The United States Environmental Protection Agency (EPA) and California Air Resources Board (CARB) agencies are implementing a series of regulations that will control emissions, including oxides of nitrogen (NOx) and particulate matter (PM), from diesel engines during “in-use” conditions. The purpose is to ensure the emission standards can be maintained throughout the course of the engine’s useful lifetime. One of the most important regulations with respect to controlling in-use emissions is the Not-To-Exceed (NTE) regulation. This regulation sets limits for pollutants that are emitted during operation in a defined portion of the engine map and specifies the protocols required to make those measurements. Portable Emissions Measurement Systems (PEMS) are critical for the implementation of these in-use regulations. The EPA, CARB, and the Engine Manufacturers Association (EMA) formed a measurement allowance steering committee (MASC) to develop a “measurement allowance” to account for measurement error associated with the use of PEMS for in-use measurements. A comprehensive program was completed for the gas-phase measurement allowance (Miller et al., 2008; Buckingham et al. 2007; Fiest et al. 2007). This report presents the results of the in-use validation portion of the PM measurement allowance program. The MASC approach pursued an experimental program to try to use laboratory measurements and modeling to characterize errors that might be observed with in-use, and then validate those errors with in-use testing. The development of the MA involved a sophisticated Monte Carlo model that considered laboratory measurement errors associated with engine broadcast information, emissions measurements, affects due to ambient conditions, and affects that might be observed due to on-vehicle operating conditions. The in-use validation effort used the same PEMS systems used for the laboratory testing, but under real-world conditions. The idea was that the errors found in-use should be within the bounds of the proposed MA. For this program, comparisons were made between the PM PEMS and UCR’s Mobile Emissions Laboratory (MEL) reference laboratory under in-use on-road driving conditions. The MEL is unique in that it contains a full 1065 compliant constant volume sampling (CVS) system with gravimetric PM measurements, while being fully operational under on-the-road driving conditions. Two PEMS manufacturers were selected for the in-use validation testing, and multiple serial numbers of each of the selected PEMS were included in the in-use testing. Measurements were made from one class 8 heavy-duty diesel vehicle equipped with a original equipment manufacturer (OEM) diesel particulate filter (DPF). A bypass system was designed to simulate a failed DPF while maintaining the functionality of the diesel oxidation catalyst (DOC). The bypass was designed to target an in-use bsPM emission level of 25 mg/hp-h. In-use routes were designed and utilized to exercise the PM PEMS equipment over a range of environmental conditions, and included segments near sea level, in coastal regions, in desert regions, and longer uphill incline segments and segments at elevations up to 4500 ft. Prior to validation testing, the MEL underwent a series of 1065 audits and a cross laboratory correlation with SwRI. All PM PEMS and PM instruments tested showed a negative bias compared to the reference system. The PEMS2 non-regeneration mean bias at the 20 mg/hp-h bsPM emissions was -10 mg/hp-h, and at 30 mg/hp-h the mean bias was -18 mg/hp-h. When the intercept was forced through zero, the mean bias at 20 mg/hp-h went to -15 mg/hp-h. The PEMS3 non-regeneration mean bias at the 20 mg/hp-h bsPM emissions was -1.7 mg/hp-h, and at 30 mg/hp-h the mean bias was -2.2 mg/hp-h. When the intercept was forced through zero, the PEMS3 mean bias went to -1 mg/hp-h at the 20 mg/hp-h level. The other instruments used showed a higher mean bias than PEMS3 and lower mean bias than PEMS2. The proposed bsPM MA is 6 mg/hp-h at the 20 mg/hp-h in-use standard. For these results, the PEMS3 system was within the proposed MA, while the PEMS2 values exceeded the proposed MA. Several issues were discovered during testing, including problems related to testing under in-use conditions, operational issues, and post processing issues. The in-use issues ranged from electrical and mechanical connections, crystal usage from short NTE’s, valve switching, measurement signals, and crystal behaviors. Operational problems occurred during startup, commissioning, and with the systems prior to testing in-use. Typical issues include incorrect system configurations, procedures that don’t work, and issues with the startup software and other recommended practices that didn’t function according to the manual. The post processing issues ranged from data filtering, bsPM differences between processor versions, data identification, and method calculations not being available. In general, PEMS2 had more issues than PEMS3 for each of these categories.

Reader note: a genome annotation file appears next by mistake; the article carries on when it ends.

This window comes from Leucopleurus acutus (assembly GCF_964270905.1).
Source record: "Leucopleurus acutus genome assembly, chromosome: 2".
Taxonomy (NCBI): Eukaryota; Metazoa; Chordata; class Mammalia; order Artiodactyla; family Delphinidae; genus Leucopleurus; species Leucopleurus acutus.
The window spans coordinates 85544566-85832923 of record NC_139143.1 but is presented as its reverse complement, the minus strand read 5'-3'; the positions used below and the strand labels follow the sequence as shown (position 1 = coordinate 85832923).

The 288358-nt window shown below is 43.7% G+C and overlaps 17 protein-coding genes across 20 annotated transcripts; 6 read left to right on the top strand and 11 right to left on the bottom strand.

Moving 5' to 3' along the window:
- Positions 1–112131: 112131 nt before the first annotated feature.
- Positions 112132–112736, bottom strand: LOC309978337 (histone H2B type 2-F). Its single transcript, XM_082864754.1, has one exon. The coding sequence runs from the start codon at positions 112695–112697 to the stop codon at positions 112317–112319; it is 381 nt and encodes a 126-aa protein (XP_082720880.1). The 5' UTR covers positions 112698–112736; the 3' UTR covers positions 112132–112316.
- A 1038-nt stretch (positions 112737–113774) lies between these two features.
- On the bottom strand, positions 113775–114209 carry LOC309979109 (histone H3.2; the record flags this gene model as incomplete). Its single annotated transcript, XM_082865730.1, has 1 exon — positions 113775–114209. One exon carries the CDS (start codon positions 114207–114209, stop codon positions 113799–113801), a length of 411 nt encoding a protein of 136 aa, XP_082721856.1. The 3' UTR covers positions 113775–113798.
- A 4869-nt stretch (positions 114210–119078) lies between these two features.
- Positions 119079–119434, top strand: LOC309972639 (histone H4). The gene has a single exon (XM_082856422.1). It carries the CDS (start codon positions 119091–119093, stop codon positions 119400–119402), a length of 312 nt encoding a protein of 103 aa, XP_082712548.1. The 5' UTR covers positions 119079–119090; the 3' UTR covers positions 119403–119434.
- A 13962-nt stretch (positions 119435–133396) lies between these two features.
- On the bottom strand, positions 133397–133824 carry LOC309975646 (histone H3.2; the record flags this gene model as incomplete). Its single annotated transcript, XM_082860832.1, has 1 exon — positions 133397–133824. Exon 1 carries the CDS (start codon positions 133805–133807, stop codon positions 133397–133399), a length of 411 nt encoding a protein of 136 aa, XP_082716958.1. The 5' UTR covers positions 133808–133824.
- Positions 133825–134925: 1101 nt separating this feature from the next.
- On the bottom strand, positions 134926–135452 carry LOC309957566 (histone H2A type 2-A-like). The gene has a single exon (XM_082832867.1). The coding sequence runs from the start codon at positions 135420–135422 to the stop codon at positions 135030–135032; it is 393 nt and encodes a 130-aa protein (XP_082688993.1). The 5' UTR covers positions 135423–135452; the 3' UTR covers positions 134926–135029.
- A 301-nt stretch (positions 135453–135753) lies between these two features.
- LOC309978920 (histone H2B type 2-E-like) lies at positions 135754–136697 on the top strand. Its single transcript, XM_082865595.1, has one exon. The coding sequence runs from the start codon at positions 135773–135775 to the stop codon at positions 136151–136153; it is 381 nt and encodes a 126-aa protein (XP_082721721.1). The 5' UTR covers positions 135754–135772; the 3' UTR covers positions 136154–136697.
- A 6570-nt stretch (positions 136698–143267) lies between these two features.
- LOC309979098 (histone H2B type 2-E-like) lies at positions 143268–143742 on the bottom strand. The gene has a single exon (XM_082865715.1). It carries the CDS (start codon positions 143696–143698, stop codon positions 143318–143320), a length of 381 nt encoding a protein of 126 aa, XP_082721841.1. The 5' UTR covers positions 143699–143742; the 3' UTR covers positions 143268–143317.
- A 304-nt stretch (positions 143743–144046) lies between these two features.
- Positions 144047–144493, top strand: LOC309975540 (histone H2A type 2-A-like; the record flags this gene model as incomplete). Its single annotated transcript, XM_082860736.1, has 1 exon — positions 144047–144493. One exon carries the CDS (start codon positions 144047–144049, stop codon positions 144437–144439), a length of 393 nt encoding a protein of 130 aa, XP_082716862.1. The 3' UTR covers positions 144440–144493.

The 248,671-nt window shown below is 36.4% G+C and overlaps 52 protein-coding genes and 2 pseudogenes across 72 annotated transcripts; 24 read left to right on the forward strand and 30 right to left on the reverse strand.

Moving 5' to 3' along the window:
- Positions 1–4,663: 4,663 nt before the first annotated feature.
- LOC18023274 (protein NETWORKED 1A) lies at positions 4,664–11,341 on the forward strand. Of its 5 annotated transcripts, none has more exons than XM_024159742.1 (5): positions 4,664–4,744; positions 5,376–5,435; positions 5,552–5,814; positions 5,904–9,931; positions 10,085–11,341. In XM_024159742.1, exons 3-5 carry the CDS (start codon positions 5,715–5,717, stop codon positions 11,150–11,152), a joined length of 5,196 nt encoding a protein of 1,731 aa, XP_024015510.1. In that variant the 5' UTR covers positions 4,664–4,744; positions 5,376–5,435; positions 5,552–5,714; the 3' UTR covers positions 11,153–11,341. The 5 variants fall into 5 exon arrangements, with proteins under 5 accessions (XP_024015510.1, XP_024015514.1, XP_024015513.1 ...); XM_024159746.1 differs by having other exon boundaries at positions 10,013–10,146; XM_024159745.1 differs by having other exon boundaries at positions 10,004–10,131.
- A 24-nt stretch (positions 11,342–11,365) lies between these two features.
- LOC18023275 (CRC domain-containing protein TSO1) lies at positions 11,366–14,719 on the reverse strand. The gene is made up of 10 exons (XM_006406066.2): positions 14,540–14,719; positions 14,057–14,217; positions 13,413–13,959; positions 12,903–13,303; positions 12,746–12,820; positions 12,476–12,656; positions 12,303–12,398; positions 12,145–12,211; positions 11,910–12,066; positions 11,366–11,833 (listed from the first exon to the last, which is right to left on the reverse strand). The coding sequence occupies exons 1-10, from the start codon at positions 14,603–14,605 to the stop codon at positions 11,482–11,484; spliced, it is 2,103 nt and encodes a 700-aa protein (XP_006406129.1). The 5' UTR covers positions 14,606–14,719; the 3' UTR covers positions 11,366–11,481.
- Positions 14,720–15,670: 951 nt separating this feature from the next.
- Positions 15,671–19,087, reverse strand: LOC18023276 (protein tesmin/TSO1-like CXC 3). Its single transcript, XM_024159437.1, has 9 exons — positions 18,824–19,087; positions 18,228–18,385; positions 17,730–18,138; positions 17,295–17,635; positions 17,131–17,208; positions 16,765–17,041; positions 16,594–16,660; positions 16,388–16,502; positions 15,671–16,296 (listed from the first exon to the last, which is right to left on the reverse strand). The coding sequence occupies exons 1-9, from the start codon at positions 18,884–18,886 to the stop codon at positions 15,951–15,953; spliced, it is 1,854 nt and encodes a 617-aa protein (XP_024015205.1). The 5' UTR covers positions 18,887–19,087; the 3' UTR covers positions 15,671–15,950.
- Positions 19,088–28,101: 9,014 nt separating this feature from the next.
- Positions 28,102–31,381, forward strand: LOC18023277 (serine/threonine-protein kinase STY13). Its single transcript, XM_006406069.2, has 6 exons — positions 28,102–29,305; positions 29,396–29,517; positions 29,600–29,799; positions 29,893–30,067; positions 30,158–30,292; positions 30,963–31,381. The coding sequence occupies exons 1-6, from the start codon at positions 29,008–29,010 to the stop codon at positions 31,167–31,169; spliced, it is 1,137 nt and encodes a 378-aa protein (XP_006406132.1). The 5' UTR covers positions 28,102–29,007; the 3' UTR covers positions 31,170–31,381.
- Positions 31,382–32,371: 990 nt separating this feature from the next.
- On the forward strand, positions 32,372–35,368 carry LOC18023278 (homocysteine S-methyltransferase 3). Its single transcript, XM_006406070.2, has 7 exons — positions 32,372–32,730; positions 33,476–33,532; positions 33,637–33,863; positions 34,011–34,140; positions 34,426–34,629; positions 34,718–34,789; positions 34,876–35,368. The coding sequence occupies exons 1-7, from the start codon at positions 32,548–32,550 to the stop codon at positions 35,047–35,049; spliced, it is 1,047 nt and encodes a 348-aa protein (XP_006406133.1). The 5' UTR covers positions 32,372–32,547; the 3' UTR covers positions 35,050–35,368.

Cover page of PM PEM’s On-Road Investigation – With and Without DPF Equipped Engines